If there's one thing that's been a game-changer in improving athletic movement quality and reducing injury rates in my athletes, it's been making Jay Schroeder's extreme isometric training exercises a staple in my team workout sessions.
I program these exercises, which involve holding an isometric in a stretch-range joint position, heavily in early-season training to improve movement quality and to set a baseline for how an athlete is expected to move once we start utilizing more loaded exercises.
So often we coaches rush to the heavy barbells before making sure our athletes can move well in the first place!
Isometrics in general offer a lot of benefit, the most notable of which include:
- Reduces injury rates through improved tendon properties
- Helps to cultivate maximal intention through a maximally simple movement (when done correctly)
- Doesn't interfere with any sport-specific movement pattern like traditional strength training exercises can (when done correctly)
- Improves movement efficiency by reducing muscle compensation patterns (when done correctly)
- Improves muscle-tendon energy storage capacity (when done correctly)
Looking in-depth at the above list, we can see that even isometrics done at a subpar level may still help improve muscle-tendon properties to some extent. But when athletes don't execute isometrics at a high level, they mostly miss out on those other four benefits.
The big benefits from extreme isometrics are allowing athletes better movement quality (through optimization of the neuromuscular system and stretch-shortening qualities), and gaining better joint position for moving their body weight around the field or inside the weight room.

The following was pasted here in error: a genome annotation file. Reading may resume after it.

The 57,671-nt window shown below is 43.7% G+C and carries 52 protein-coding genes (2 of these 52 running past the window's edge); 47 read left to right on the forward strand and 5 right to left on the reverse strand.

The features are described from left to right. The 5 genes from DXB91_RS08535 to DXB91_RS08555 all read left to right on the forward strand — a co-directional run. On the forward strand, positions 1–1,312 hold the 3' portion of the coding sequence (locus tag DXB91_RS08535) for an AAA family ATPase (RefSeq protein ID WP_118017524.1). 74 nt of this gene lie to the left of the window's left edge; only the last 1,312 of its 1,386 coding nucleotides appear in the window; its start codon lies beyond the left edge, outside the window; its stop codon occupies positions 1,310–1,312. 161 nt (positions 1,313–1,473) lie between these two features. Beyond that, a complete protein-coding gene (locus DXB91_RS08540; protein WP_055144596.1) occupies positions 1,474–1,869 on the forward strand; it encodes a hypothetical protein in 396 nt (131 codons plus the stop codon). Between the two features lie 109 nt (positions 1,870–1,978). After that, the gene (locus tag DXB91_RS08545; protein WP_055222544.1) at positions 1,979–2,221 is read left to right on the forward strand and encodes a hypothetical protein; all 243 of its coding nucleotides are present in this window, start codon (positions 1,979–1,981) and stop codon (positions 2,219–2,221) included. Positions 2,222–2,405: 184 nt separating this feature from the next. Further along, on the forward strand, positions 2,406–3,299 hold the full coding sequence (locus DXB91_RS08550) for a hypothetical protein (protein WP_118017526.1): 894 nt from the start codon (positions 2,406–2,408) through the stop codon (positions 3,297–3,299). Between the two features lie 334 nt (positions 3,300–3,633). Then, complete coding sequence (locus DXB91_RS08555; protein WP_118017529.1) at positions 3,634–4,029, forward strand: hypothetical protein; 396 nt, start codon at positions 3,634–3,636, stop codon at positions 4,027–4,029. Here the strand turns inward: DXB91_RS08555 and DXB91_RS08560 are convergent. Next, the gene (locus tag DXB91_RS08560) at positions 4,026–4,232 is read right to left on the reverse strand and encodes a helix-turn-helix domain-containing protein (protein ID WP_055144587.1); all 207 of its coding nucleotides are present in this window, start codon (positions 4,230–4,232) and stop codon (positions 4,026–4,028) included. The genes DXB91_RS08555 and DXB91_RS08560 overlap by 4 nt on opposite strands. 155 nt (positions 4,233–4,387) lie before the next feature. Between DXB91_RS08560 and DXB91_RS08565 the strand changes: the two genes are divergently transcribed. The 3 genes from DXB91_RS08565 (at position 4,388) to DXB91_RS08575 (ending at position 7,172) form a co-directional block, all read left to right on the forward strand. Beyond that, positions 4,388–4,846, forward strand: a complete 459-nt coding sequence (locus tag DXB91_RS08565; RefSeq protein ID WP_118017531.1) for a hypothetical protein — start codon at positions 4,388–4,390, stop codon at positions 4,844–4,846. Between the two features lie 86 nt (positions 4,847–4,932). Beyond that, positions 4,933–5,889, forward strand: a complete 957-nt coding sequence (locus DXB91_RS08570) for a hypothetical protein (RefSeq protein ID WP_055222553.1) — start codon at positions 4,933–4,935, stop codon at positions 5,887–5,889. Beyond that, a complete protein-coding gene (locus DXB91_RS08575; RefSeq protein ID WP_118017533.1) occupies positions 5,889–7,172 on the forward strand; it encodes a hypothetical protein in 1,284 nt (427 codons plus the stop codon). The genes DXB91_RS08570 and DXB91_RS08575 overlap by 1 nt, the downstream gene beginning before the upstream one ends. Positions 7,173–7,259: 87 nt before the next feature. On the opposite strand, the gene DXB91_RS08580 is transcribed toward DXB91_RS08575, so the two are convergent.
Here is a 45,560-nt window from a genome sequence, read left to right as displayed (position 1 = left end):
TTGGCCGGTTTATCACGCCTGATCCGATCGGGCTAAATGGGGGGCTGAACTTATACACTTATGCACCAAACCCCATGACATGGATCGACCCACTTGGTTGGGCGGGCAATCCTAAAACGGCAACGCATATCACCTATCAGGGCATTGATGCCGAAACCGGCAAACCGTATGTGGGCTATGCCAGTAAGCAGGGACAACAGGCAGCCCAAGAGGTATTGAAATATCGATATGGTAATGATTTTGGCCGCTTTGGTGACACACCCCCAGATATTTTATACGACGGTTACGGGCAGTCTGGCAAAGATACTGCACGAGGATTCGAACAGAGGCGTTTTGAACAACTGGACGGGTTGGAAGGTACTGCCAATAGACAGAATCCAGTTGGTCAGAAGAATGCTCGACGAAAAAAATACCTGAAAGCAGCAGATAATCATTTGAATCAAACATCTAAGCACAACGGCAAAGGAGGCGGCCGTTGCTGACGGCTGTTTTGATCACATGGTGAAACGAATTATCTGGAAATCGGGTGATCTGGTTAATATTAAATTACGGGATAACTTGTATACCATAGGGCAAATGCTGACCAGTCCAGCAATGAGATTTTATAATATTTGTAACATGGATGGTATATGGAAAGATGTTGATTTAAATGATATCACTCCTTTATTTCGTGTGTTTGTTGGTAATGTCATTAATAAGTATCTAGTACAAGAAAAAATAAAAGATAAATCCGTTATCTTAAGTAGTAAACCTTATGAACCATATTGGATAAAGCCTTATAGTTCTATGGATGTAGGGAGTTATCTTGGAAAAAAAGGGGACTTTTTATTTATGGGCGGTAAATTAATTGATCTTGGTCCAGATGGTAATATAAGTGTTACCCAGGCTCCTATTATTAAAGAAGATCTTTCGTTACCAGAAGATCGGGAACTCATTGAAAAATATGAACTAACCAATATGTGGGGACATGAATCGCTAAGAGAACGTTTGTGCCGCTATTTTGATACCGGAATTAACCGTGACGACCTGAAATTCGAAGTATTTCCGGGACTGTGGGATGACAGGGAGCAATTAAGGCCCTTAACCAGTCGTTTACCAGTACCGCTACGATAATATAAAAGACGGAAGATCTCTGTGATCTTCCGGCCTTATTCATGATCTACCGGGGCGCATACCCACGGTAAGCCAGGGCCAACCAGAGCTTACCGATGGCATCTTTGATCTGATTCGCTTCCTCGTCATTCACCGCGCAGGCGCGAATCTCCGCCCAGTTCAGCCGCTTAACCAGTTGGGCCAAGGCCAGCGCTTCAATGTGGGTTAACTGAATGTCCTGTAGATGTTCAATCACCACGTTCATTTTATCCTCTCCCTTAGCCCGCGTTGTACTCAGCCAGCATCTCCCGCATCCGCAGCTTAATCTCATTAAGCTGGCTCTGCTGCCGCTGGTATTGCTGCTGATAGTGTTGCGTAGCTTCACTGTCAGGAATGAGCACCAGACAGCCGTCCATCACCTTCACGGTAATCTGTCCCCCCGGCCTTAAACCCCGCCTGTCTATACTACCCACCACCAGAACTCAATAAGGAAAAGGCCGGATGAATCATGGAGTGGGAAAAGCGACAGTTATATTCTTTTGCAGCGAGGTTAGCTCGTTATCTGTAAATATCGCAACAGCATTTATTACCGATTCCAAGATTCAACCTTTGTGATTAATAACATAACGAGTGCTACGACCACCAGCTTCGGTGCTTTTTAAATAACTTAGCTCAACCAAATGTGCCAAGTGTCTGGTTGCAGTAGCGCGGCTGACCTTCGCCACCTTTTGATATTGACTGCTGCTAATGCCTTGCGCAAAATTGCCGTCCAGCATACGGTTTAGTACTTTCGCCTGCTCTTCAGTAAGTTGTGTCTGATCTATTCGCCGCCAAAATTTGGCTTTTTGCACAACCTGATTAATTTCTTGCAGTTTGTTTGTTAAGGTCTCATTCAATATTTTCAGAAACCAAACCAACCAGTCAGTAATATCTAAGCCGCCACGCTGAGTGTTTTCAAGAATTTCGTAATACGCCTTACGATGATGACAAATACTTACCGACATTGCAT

They also are fantastic for helping heal tendons through increasing tendon compliance, as the tendons will slowly lengthen while the movement is being performed.
Extreme isometrics can be performed in sets ranging from a few seconds to several minutes, and I like to generally accumulate around 2-3 total minutes of these movements in a session.
In this article, I'd like to dig into one isometric exercise in particular that is quite popular, but also often executed quite poorly.
It's the Extreme Isometric Lunge.
Done right, the Extreme Isometric Lunge (or Extreme ISO Lunge) is a move that can benefit just about any athlete.
But to execute it correctly, it helps to understand exactly what you're trying to accomplish.
First off, these isometrics are called "extreme" because they are performed in an "extreme" joint position, or the furthest end of range of motion capable under control in the joint being worked.
In the ISO lunge, the first element to address is that of an athletic posture.
This means that the torso is held erect with the head in a good position and the chest puffed forward. You can slightly retract the shoulder blades in this position, but I don't prefer to have athletes "pinch" any joints, so puffing the chest out usually does the trick.
This also fits with Adarian Barr's "Athletic Posture" (you can learn more about athletic posture and how I integrate extreme isometrics into my athletic speed programs in my book Speed Strength), where the xiphoid process (bottom of the sternum) is pushed forward.